While business circles are being hard-hit by feelings of insecurity among investors, there is one business that seems to defy the current state of affairs, the book business. Somehow, it seems to be less affected in comparison to other kinds of businesses these days.

“Though there have been some difficulties, we persist in carrying out our usual business,” says Bashudev Dhakal, proprietor of Makalu Book Publishers and Distributors, Kathmandu. “We have retained the same volume of investment into the book business as in previous times,” Dhakal said, “People need to read.”

Dhakal’s business specialises in publishing and distributing competition exam oriented books. “Whenever any vacancy announcement comes from the government or semi-government agencies, such as Public Service Commission, aspirants flock to our stores asking for competition books.” Speaking to The Himalayan Times he said, “The growing demand compels us to supply more.”

The book business is perceived as a low risk business. Whether there is Emergency or violence or not, people continue to read. Investors therefore find little difficulty in financing this business.

Though it occupies a significant position in Nepal’s overall trade, proper estimates of its trade-volume cannot be issued. Most of the publishers and distributors are reluctant to reveal their annual turnover for tax reasons and various other liabilities. But traders like Dhakal maintain that books worth over hundreds of millions of rupees, published either inside or outside the country, are sold here every year. And this bulk amount has not been reduced during the period of emergency.

Sajha Prakashan, a pioneer publishing house for books in Nepali language, makes a turnover of an average of 46 million rupees per year in distribution and about 6 million rupees in publication. Netra Prasad Adhikari, general manager of the Prakashan, told The Himalayan Times that the Nepal’s political and social scenario is unlikely to ruin the book-trade.

Though the business seems to be successful in stealing the show, problems do exist. Distributors find it difficult to trade in far reaching parts of the country, where conditions are not so favourable.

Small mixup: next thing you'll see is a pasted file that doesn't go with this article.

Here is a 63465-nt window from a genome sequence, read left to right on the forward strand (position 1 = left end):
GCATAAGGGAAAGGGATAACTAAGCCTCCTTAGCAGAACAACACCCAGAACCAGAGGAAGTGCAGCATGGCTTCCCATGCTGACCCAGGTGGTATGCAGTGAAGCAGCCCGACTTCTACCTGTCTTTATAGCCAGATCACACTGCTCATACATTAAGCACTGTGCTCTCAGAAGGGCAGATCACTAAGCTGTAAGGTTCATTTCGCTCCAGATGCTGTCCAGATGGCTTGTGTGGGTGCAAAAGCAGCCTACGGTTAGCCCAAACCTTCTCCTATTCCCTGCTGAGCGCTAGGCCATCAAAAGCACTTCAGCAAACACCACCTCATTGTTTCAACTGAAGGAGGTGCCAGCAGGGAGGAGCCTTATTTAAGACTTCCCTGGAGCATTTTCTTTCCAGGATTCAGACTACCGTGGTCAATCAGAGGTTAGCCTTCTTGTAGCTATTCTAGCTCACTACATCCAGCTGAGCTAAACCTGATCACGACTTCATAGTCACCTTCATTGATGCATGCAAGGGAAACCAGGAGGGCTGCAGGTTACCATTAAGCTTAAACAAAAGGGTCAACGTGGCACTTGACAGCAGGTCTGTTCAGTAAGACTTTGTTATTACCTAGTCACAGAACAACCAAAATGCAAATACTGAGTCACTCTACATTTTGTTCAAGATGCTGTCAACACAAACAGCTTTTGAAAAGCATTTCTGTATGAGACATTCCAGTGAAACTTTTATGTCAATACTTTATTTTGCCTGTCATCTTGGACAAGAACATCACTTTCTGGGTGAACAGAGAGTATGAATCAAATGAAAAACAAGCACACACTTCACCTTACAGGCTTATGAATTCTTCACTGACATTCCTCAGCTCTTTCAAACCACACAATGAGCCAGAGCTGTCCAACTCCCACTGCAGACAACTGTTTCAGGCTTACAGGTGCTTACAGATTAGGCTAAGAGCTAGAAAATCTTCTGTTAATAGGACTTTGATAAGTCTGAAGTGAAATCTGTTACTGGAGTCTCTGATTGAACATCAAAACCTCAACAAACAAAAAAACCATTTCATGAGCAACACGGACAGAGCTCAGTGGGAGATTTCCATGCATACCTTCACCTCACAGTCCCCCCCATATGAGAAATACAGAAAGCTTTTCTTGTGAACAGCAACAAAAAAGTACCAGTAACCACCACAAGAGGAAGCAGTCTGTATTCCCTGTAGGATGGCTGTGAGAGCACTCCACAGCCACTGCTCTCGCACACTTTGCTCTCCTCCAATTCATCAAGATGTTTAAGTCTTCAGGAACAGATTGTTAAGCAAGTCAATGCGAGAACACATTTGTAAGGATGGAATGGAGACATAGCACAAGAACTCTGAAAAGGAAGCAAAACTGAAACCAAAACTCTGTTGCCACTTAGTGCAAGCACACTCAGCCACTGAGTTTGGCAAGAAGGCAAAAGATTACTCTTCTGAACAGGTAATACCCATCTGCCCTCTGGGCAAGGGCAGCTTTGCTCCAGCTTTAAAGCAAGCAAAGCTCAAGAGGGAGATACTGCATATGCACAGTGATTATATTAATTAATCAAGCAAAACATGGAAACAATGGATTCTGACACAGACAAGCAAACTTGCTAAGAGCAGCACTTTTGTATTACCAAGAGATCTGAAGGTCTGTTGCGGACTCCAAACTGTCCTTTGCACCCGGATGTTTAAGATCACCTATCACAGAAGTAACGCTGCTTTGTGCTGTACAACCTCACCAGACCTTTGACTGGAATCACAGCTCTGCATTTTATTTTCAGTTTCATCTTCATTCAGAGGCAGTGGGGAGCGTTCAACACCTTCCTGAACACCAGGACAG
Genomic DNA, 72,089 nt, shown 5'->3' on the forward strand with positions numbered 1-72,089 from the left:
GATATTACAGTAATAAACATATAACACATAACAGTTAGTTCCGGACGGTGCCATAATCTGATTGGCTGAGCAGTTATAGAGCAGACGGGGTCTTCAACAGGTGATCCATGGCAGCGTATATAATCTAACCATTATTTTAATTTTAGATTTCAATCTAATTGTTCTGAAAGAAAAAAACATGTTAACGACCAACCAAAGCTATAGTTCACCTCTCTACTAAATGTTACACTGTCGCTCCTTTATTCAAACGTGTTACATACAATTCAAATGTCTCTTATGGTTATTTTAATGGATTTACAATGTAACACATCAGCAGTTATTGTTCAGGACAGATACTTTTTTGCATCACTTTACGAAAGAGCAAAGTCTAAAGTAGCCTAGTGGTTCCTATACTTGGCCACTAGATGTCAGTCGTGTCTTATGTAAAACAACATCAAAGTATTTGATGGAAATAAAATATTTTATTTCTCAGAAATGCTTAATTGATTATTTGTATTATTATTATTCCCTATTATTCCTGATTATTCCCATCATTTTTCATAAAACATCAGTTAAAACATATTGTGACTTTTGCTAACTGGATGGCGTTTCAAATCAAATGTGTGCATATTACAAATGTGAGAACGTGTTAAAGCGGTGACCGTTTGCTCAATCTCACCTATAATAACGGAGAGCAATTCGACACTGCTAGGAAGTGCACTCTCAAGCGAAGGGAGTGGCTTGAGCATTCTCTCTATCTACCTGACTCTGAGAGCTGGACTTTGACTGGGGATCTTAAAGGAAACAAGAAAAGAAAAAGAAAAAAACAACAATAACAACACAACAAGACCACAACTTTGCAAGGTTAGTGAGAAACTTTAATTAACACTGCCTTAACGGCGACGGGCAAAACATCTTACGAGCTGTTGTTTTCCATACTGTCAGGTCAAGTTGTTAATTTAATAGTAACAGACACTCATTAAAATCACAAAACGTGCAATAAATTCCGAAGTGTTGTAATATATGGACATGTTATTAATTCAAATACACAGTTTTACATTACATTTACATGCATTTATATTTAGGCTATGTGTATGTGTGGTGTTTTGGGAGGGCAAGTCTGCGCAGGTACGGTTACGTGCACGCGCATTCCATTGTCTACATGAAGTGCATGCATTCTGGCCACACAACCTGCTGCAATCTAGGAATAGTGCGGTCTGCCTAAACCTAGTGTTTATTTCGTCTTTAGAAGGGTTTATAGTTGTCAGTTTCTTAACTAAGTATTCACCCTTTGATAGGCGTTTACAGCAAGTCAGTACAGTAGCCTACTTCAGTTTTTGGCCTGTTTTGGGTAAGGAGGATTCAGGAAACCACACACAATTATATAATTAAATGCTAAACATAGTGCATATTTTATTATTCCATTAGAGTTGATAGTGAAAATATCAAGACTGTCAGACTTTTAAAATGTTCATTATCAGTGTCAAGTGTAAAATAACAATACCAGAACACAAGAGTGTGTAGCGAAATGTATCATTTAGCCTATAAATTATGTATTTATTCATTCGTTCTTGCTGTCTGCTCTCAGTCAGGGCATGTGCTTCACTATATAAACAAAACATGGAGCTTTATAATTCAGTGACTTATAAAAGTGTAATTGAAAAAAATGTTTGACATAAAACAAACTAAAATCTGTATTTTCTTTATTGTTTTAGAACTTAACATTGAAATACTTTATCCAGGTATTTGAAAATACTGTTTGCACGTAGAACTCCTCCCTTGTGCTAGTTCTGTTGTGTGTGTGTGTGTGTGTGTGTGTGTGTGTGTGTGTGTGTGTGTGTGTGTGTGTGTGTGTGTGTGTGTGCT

“We have to give books on credit to dealers inside and outside the valley,” says Govind Shrestha, of Ratna Pustak Bhandar, “But our dealers have problems in getting back the sale amount from the retailers as retailers are mostly located in remote parts of the district and going to these parts is not easy these days. But our business is surviving anyway.” Shrestha told The Himalayan Times. Ratna Pustak Bhandar is yet another pioneering brand name of book trade in Nepal.

Publishers publish the books and hand them out to the distributors, who then give them to local dealers in major cities and district headquarters around the country. Retailers ultimately get their supply from these local dealers. All this has to do more with credit than with cash. Only when the customer buys a book does the cash start flowing. Growing violence and unrest in the country strikes the business in this reverse chain of monetary flow.

“When we ask for the local dealers to make payment, they tend to ignore it, saying that they have been unable to raise money from the retailers,” Dhakal said, speaking to The Himalayan Times, “And they attribute it all to social insecurity caused by Maoist insurgence.”

Another facet in the book business of Nepal is the imported ones. Books worth several million rupees come to the country from abroad, mostly from India. The major market for imported books is the Kathmandu valley, which is less likely to be affected by insecure conditions.

“We have been unable to fulfil the requirements of college and university level students and have to import books mainly from India,” said Shrestha, “Unofficial estimates are that books worth over one billion rupees are imported from other countries."

It seems the book business is just following that of the momo shops and barber’s stalls, ubiquitous in the Kathmandu valley and among those, which never fail.